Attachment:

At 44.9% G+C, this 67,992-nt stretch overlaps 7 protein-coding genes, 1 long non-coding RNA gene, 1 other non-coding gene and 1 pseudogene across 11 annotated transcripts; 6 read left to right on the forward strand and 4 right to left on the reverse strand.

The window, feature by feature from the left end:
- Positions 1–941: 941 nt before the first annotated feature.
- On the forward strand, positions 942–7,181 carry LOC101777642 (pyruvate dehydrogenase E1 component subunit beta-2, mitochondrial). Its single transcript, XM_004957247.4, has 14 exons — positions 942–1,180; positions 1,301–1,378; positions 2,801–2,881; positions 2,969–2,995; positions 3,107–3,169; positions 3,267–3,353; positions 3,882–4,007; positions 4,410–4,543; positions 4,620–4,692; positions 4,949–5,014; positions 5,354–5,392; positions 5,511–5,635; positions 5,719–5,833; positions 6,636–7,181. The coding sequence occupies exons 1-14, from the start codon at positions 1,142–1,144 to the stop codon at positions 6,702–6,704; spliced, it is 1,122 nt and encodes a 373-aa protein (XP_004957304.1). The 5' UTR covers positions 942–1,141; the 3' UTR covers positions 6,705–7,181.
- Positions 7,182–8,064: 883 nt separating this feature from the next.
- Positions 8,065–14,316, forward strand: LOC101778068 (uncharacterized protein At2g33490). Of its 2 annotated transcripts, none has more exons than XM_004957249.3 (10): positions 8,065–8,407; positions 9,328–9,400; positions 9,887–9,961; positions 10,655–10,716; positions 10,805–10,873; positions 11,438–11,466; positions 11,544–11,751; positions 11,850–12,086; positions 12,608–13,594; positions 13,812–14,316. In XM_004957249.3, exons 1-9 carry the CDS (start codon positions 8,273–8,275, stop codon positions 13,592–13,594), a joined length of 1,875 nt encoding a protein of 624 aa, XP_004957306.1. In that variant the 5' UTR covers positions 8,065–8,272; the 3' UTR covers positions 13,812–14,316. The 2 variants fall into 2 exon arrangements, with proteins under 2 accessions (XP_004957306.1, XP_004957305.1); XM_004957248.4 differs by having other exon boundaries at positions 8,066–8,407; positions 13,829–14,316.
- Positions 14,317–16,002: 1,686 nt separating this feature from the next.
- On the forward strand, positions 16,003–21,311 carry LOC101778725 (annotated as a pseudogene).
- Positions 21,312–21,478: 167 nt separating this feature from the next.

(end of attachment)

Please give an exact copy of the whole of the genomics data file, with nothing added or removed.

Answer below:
At 44.9% G+C, this 67,992-nt stretch overlaps 7 protein-coding genes, 1 long non-coding RNA gene, 1 other non-coding gene and 1 pseudogene across 11 annotated transcripts; 6 read left to right on the forward strand and 4 right to left on the reverse strand.

The window, feature by feature from the left end:
- Positions 1–941: 941 nt before the first annotated feature.
- On the forward strand, positions 942–7,181 carry LOC101777642 (pyruvate dehydrogenase E1 component subunit beta-2, mitochondrial). Its single transcript, XM_004957247.4, has 14 exons — positions 942–1,180; positions 1,301–1,378; positions 2,801–2,881; positions 2,969–2,995; positions 3,107–3,169; positions 3,267–3,353; positions 3,882–4,007; positions 4,410–4,543; positions 4,620–4,692; positions 4,949–5,014; positions 5,354–5,392; positions 5,511–5,635; positions 5,719–5,833; positions 6,636–7,181. The coding sequence occupies exons 1-14, from the start codon at positions 1,142–1,144 to the stop codon at positions 6,702–6,704; spliced, it is 1,122 nt and encodes a 373-aa protein (XP_004957304.1). The 5' UTR covers positions 942–1,141; the 3' UTR covers positions 6,705–7,181.
- Positions 7,182–8,064: 883 nt separating this feature from the next.
- Positions 8,065–14,316, forward strand: LOC101778068 (uncharacterized protein At2g33490). Of its 2 annotated transcripts, none has more exons than XM_004957249.3 (10): positions 8,065–8,407; positions 9,328–9,400; positions 9,887–9,961; positions 10,655–10,716; positions 10,805–10,873; positions 11,438–11,466; positions 11,544–11,751; positions 11,850–12,086; positions 12,608–13,594; positions 13,812–14,316. In XM_004957249.3, exons 1-9 carry the CDS (start codon positions 8,273–8,275, stop codon positions 13,592–13,594), a joined length of 1,875 nt encoding a protein of 624 aa, XP_004957306.1. In that variant the 5' UTR covers positions 8,065–8,272; the 3' UTR covers positions 13,812–14,316. The 2 variants fall into 2 exon arrangements, with proteins under 2 accessions (XP_004957306.1, XP_004957305.1); XM_004957248.4 differs by having other exon boundaries at positions 8,066–8,407; positions 13,829–14,316.
- Positions 14,317–16,002: 1,686 nt separating this feature from the next.
- On the forward strand, positions 16,003–21,311 carry LOC101778725 (annotated as a pseudogene).
- Positions 21,312–21,478: 167 nt separating this feature from the next.